Angharad de Windsor (de Barry) (Born 1104 Died 1176) foundress of the de Barry dynasty of Ireland who married William FitzOdo de Barry Angharad, who married to William Odo de Barry (William de Barry), Odo de Barry was the grantee of the immense manor of Manorbier in Pembrokeshire, which included the manors of Jameston and Manorbier Newton, as well as the manors of Begelly and Penally. He built the first motte-and-bailey at Manorbier. His son, William FitzOdo de Barry, is the common ancestor of the Barry family in Ireland. He rebuilt Manorbier Castle in stone and the family retained the lordship of Manorbier until the 15th century. • Children • Philip de Barry (fl. 1183), was a Cambro-Norman warrior from Manorbier in Pembrokeshire who participated in the colonisation of Kingdom of Desmond following the Norman invasion of Ireland. He was the founder of the Barry or De Barry family in County Cork, and common ancestor of the barons Barry and earls of Barrymore. Philip de Barry, founder of Ballybeg Abbey at Buttevant in Ireland • Robert de Barry (fl. 1175) was a Cambro-Norman warrior from Manorbier in Pembrokeshire who participated in the colonisation of the Kingdom of Desmond following the Norman invasion of Ireland. • Edmond de Barry • Gerald of Wales (c. 1146 – c. 1223), also known as Gerallt Gymro in Welsh or Giraldus Cambrensis in Latin, archdeacon ofBrecon, was a medieval clergyman and chronicler of his times. Born ca. 1146 at Manorbier Castle in Pembrokeshire, Wales, he was of mixed Norman and Welsh descent; he is also known as Gerald de Barri. • Gerald was son of William FitzOdo de Barry (or Barri), the common ancestor of the Barry family in Ireland and one of the most powerful Anglo-Norman barons in Wales at that time.[1] He was a maternal nephew of David fitzGerald, the Bishop of St David's and a grandson of Gerald de Windsor (alias FitzWalter),[2] Constable of Pembroke Castle, and Nest the daughter of Rhys ap Tewdwr. Through their mother, Angharad, Gerald and his siblings were closely related to Angharad's first cousin, Rhys ap Gruffydd, the Lord Rhys (Yr Arglwydd Rhys), and his family. Barons Barry (c. 1261) • David de Barry, 1st Baron Barry (d. 1278) • John Barry, 2nd Baron Barry (d. 1285) • David FitzDavid Barry, 3rd Baron Barry (d. 1290) • John Barry, 4th Baron Barry (d. 1330) • David Barry, 5th Baron Barry (d. 1347) • David Barry, 6th Baron Barry (d. 1392) • John Barry, 7th Baron Barry (d. 1420) • William Barry, 8th Baron Barry (d. 1480) • John Barry, 9th Baron Barry (d. 1486) • Thomas de Barry, 10th Baron Barry (d. 1488) • William Barry, 11th Baron Barry (d. 1500) • John Barry, 12th Baron Barry (d. 1530) • John Barry, 13th Baron Barry (d. 1534) • John FitzJohn Barry, 14th Baron Barry (1517–1553) (created Viscount Barry in 1541) Viscounts Barry (1541) • John FitzJohn Barry, 1st Viscount Barry (1517–1553) • Edmund FitzJohn Barry, 2nd Viscount Barry (d. 1556) • James FitzJohn Barry, 3rd Viscount Barry (d. 1557) • James FitzRichard Barry, 4th Viscount Barry (b. c. 1520–1581) • David Barry, 5th Viscount Barry (d. 1617) • David Barry, 6th Viscount Barry (1604–1642) (created Earl of Barrymore in 1627/28) Earls of Barrymore (1627/28) • David Barry, 1st Earl of Barrymore (1604–1642) • Richard Barry, 2nd Earl of Barrymore (1630–1694) • Laurence Barry, 3rd Earl of Barrymore (1664–1699) • James Barry, 4th Earl of Barrymore (1667–1747) • James Barry, 5th Earl of Barrymore (1717–1751) Mother Nest ferch Rhys (b. c. 1085 - d. before 1136) was the only legitimate daughter of Rhys ap Tewdwr, last King of Deheubarth, by his wife, Gwladys ferch Rhiwallon ap Cynfyn of Powys. She is sometimes known, incorrectly, as "Nesta" or "Princess Nesta".[1][2] Father Gerald de Windsor (1070 -1136), also known as Gerald FitzWalter .Some time after the rebellion of the powerful Montgomery clan of Normandy and England, King Henry married Nest to Gerald de Windsor, Arnulf de Montgomery's former constable for Pembroke Castle and one of the recent Montgomery rebels. By Gerald, Nest is the maternal progenitor of the FitzGerald dynasty, one of the most celebrated families of Ireland and Great Britain..Angharad was the granddaughter Walter FitzOtho . FitzOtho became Constable of Windsor Castle immediately upon its completion by William I of England.[1] of They are referred to as Cambro-Normans or Hiberno-Normans, and have been Peers of Ireland since 1316, when Edward II created the earldom of Kildare for John FitzGerald. Gerald de Windsor held the office of Constable of Pembroke Castle from 1102 and was granted the manor of Moulsford in Berkshire (now Oxfordshire) by Henry I of England. The castle at Carew came with Nest as part of her dowry. Gerald demolished the wooden structure and built a motte and bailey in its place. In 1105, Gerald built the castle of Little Cenarch. Brother Robert Fitz-Stephen (c.1120–1183)[1] was a Cambro-Norman soldier, one of the leaders of the Norman invasion of Ireland, for which he was granted extensive lands in Ireland. He was a son of the famous Nest, daughter of Rhys ap Tewdwr, the last king of Deheubarth (South Wales). His father was Nest's second husband, Stephen, Constable of Cardigan (Welsh: Aberteifi). Following the death of her first husband, Gerald de Windsor, her sons had married her to Stephen, her husband's constable for Cardigan. By Stephen, she had another son, possibly two; the eldest was Robert, and the younger may have been Hywel. In Wales Robert rendered good service in the troubles of 1173 and was rewarded in 1177 by receiving from the king of England, jointly with Miles de Cogan, a grant of the kingdom of Cork, "from Lismore to the sea".[3] with the exception of the city of Cork. Cogan was the son of his half-sister Gwladys. The native princes of that province disputed the king's right to dispose of the territory on the grounds that they had not resisted king Henry, or committed any act that would have justified the forfeiture of their lands. In consequence, Fitz-Stephen had difficulty in maintaining his position and was nearly overwhelmed by a rising in the Kingdom of Desmond in 1182. Having no living male heirs, Fitz-Stephen eventually ceded these territories to Angharad son Philip de Barry, his half-nephew around 1180: References 1. ^ Rev. E. Barry, Records of the Barrys of County Cork from the earlist to the present time., Cork, 1902, pg 3. 2. ^ The Peerage: Gerald fitz Walter 3. ^ Geraldus Cambrensis, Vol. vi., p. 91. 4. ^ Welsh Biography Online 5. ^ Rev. E. Barry, Records of the Barrys of County Cork from the earliest to the present time., Cork, 1902, pg 4.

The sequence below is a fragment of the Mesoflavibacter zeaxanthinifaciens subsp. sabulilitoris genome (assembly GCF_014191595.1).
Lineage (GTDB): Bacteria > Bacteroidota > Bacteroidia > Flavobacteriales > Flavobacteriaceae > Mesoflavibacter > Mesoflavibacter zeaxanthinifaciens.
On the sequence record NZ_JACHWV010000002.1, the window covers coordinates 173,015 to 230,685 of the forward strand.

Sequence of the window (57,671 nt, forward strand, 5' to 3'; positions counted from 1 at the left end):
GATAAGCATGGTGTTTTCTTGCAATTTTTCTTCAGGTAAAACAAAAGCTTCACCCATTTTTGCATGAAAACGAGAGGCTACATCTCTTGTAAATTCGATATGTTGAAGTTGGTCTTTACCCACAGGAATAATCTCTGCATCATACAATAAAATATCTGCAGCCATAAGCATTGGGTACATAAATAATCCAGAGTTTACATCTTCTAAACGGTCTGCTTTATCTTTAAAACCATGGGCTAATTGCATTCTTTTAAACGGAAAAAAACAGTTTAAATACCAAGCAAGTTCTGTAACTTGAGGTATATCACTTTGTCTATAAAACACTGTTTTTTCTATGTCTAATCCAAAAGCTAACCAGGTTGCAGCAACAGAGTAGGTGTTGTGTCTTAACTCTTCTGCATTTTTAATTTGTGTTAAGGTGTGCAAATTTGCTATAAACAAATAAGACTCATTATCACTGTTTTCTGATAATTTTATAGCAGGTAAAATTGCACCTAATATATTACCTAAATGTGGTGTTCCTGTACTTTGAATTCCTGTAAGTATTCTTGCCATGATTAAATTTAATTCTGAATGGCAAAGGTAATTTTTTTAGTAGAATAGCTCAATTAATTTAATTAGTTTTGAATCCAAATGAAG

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The Norman knight Odo de Barri was granted the lands of Manorbier, Penally and Begelly in gratitude for his military help in conquering Pembrokeshire,Wales in 1103. The first castle was motte and bailey style, with the stone walls being added in the next century by later Normans. Giraldus Cambrensis, son of William de Barri, was born in the village in 1146, and called it "the pleasantest place in Wales".